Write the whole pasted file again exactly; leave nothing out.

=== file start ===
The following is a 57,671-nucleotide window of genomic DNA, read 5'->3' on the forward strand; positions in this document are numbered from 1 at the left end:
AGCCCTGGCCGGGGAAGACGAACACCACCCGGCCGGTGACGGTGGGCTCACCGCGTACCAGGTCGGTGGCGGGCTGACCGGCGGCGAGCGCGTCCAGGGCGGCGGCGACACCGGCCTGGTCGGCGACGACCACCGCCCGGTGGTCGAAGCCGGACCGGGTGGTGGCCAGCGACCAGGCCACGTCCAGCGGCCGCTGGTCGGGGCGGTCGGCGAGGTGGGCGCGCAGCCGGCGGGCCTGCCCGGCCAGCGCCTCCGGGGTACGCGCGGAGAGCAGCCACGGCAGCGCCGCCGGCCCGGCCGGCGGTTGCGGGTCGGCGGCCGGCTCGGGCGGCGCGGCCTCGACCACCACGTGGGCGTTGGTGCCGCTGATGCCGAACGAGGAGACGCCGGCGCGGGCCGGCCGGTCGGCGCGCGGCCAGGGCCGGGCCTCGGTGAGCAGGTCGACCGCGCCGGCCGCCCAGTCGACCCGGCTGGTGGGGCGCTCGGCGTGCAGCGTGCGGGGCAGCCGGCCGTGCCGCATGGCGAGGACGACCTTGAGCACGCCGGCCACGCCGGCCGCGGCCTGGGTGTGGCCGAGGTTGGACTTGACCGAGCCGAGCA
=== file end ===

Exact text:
The following is a 57,671-nucleotide window of genomic DNA, read 5'->3' on the forward strand; positions in this document are numbered from 1 at the left end:
AGCCCTGGCCGGGGAAGACGAACACCACCCGGCCGGTGACGGTGGGCTCACCGCGTACCAGGTCGGTGGCGGGCTGACCGGCGGCGAGCGCGTCCAGGGCGGCGGCGACACCGGCCTGGTCGGCGACGACCACCGCCCGGTGGTCGAAGCCGGACCGGGTGGTGGCCAGCGACCAGGCCACGTCCAGCGGCCGCTGGTCGGGGCGGTCGGCGAGGTGGGCGCGCAGCCGGCGGGCCTGCCCGGCCAGCGCCTCCGGGGTACGCGCGGAGAGCAGCCACGGCAGCGCCGCCGGCCCGGCCGGCGGTTGCGGGTCGGCGGCCGGCTCGGGCGGCGCGGCCTCGACCACCACGTGGGCGTTGGTGCCGCTGATGCCGAACGAGGAGACGCCGGCGCGGGCCGGCCGGTCGGCGCGCGGCCAGGGCCGGGCCTCGGTGAGCAGGTCGACCGCGCCGGCCGCCCAGTCGACCCGGCTGGTGGGGCGCTCGGCGTGCAGCGTGCGGGGCAGCCGGCCGTGCCGCATGGCGAGGACGACCTTGAGCACGCCGGCCACGCCGGCCGCGGCCTGGGTGTGGCCGAGGTTGGACTTGACCGAGCCGAGCA